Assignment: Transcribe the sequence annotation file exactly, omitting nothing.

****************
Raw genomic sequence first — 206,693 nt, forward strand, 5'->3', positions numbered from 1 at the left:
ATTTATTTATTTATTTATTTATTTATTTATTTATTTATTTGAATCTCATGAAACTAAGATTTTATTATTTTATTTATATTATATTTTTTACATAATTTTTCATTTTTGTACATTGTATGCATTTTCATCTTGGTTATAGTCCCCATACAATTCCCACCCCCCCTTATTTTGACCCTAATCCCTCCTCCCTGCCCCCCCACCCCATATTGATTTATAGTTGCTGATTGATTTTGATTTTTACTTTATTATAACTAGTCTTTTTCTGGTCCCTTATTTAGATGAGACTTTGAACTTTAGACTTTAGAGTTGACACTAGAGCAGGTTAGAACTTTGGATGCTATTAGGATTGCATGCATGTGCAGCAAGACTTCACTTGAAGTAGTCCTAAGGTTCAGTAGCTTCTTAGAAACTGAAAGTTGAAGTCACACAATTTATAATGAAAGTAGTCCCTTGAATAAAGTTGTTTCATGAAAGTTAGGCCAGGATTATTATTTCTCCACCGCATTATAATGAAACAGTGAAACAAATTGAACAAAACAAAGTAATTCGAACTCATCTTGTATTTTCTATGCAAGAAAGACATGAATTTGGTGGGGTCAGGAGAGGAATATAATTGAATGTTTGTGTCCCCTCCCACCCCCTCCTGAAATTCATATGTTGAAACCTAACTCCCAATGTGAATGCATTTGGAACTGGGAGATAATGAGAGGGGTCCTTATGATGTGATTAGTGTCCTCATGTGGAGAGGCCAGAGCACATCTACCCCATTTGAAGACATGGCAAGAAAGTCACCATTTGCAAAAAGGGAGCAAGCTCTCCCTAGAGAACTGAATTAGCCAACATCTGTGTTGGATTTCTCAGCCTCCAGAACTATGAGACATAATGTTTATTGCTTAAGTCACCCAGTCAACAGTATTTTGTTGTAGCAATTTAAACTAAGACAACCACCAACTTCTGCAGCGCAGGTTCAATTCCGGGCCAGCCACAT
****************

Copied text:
Raw genomic sequence first — 206,693 nt, forward strand, 5'->3', positions numbered from 1 at the left:
ATTTATTTATTTATTTATTTATTTATTTATTTATTTATTTGAATCTCATGAAACTAAGATTTTATTATTTTATTTATATTATATTTTTTACATAATTTTTCATTTTTGTACATTGTATGCATTTTCATCTTGGTTATAGTCCCCATACAATTCCCACCCCCCCTTATTTTGACCCTAATCCCTCCTCCCTGCCCCCCCACCCCATATTGATTTATAGTTGCTGATTGATTTTGATTTTTACTTTATTATAACTAGTCTTTTTCTGGTCCCTTATTTAGATGAGACTTTGAACTTTAGACTTTAGAGTTGACACTAGAGCAGGTTAGAACTTTGGATGCTATTAGGATTGCATGCATGTGCAGCAAGACTTCACTTGAAGTAGTCCTAAGGTTCAGTAGCTTCTTAGAAACTGAAAGTTGAAGTCACACAATTTATAATGAAAGTAGTCCCTTGAATAAAGTTGTTTCATGAAAGTTAGGCCAGGATTATTATTTCTCCACCGCATTATAATGAAACAGTGAAACAAATTGAACAAAACAAAGTAATTCGAACTCATCTTGTATTTTCTATGCAAGAAAGACATGAATTTGGTGGGGTCAGGAGAGGAATATAATTGAATGTTTGTGTCCCCTCCCACCCCCTCCTGAAATTCATATGTTGAAACCTAACTCCCAATGTGAATGCATTTGGAACTGGGAGATAATGAGAGGGGTCCTTATGATGTGATTAGTGTCCTCATGTGGAGAGGCCAGAGCACATCTACCCCATTTGAAGACATGGCAAGAAAGTCACCATTTGCAAAAAGGGAGCAAGCTCTCCCTAGAGAACTGAATTAGCCAACATCTGTGTTGGATTTCTCAGCCTCCAGAACTATGAGACATAATGTTTATTGCTTAAGTCACCCAGTCAACAGTATTTTGTTGTAGCAATTTAAACTAAGACAACCACCAACTTCTGCAGCGCAGGTTCAATTCCGGGCCAGCCACAT